Juliet Gorman

I have been developing smoke-fired ceramics since 1994. Influences of Africa, with a contemporary interpretation, are always apparent in the work.

Strong, uncomplicated shapes led themselves to the effect of smoke. I enjoy using traditional hand building techniques to explore form, pattern and texture. A mixture of earthenware and porcelain clays are used.

The process of making is a slow, and very tactile one. Refining the shape is a slow but satisfying process, as is the burnishing, that takes place when the clay is leather hard.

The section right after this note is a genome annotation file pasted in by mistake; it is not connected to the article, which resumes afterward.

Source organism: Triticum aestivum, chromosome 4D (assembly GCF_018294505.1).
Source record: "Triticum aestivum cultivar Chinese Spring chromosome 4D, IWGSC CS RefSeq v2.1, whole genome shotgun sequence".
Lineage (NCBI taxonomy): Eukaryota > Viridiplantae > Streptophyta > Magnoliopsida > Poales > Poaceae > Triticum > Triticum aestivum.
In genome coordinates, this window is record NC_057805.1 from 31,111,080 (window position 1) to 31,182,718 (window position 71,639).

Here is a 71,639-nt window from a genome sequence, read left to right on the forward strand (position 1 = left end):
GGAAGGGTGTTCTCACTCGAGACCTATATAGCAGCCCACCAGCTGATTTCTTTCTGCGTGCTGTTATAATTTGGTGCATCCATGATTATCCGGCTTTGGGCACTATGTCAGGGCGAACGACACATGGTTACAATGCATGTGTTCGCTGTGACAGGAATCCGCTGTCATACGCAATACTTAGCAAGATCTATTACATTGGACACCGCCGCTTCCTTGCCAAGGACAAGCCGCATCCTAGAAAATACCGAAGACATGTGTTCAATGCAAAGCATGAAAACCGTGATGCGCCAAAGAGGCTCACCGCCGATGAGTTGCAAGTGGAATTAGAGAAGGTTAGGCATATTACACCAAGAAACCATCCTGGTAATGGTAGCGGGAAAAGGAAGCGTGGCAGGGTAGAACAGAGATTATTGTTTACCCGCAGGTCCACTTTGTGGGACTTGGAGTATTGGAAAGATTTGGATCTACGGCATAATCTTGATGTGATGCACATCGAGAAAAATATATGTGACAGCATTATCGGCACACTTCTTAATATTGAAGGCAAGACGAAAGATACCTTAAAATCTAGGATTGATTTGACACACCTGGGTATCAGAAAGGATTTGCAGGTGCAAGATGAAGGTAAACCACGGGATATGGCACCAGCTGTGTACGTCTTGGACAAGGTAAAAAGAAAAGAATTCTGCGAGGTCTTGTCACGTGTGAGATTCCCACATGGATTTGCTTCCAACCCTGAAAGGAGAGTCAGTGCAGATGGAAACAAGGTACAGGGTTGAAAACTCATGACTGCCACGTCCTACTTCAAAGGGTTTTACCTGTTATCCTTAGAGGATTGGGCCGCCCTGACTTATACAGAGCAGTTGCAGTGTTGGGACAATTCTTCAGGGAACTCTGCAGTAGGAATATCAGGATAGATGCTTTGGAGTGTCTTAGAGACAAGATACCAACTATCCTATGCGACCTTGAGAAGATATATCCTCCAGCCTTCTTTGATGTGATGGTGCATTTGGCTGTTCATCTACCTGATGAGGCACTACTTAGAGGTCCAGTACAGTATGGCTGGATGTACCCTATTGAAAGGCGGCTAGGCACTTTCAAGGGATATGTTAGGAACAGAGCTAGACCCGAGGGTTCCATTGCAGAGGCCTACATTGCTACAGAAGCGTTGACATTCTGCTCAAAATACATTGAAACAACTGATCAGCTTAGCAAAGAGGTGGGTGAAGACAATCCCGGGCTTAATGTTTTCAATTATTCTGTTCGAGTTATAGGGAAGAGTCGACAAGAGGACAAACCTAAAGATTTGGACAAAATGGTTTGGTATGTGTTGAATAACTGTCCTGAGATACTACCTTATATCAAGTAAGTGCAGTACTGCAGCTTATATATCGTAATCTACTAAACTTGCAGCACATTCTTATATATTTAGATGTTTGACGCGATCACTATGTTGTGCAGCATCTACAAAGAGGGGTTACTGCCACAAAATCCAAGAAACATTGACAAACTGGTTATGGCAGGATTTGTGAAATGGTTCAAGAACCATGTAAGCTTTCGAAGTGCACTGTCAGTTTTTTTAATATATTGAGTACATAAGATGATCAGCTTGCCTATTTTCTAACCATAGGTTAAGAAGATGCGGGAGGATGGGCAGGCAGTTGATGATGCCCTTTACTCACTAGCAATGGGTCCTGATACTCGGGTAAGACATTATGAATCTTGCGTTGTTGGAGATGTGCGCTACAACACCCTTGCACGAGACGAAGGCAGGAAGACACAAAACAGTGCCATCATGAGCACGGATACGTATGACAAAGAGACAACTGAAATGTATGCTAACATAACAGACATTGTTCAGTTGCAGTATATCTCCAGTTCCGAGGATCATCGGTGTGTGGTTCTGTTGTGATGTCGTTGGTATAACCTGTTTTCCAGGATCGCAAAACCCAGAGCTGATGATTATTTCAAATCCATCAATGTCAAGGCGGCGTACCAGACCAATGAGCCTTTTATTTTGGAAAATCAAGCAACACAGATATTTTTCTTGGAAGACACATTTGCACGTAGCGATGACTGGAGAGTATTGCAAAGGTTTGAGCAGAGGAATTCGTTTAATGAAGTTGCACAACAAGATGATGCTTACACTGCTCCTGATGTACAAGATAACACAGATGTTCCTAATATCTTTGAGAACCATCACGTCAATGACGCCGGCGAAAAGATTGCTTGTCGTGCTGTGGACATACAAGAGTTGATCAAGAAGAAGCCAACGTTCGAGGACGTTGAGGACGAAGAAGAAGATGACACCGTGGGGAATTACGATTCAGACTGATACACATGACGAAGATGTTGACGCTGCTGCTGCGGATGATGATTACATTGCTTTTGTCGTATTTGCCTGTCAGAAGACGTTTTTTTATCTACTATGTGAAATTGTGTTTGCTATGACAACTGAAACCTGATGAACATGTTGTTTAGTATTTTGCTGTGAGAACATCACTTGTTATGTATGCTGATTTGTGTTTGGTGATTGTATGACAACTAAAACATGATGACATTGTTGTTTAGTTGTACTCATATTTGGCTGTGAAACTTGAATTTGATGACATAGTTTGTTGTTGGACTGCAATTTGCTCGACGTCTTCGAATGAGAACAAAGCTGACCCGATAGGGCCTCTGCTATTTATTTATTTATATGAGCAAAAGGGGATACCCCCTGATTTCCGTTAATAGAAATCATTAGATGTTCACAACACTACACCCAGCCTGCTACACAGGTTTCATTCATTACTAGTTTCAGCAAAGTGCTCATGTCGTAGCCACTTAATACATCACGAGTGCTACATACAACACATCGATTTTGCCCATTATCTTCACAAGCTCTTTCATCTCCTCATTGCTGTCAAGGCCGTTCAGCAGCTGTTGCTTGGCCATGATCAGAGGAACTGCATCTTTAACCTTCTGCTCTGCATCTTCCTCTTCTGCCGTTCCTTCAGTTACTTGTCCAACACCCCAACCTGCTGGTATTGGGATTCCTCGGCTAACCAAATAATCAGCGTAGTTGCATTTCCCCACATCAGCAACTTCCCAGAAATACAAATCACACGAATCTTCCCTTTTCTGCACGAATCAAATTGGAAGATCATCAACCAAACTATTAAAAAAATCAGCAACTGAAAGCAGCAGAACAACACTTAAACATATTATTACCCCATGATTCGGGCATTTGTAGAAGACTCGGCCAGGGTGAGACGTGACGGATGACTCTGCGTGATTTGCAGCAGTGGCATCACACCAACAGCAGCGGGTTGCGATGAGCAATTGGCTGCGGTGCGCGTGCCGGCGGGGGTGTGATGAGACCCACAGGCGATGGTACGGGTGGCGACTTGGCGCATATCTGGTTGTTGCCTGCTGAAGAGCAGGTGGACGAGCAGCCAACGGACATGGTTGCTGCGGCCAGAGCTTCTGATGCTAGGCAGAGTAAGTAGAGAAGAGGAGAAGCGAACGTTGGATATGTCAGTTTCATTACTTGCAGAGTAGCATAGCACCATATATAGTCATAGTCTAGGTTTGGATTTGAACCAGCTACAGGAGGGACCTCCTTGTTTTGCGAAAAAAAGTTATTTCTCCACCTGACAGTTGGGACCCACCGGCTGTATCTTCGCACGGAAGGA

The pots are fired in an electric kiln once they have dried out thoroughly. Patterns and marks are applied to the surface and the pots are then smoke-fired in either dustbins or a brick kiln using various combustible materials.

The pots are then cleaned off, dried and polished with beeswax. It is only at this final stage that the true nature of the work can be seen.

Each pot is an individual creation and the pattern and marks, produced by the smoke, makes each pot totally individual.

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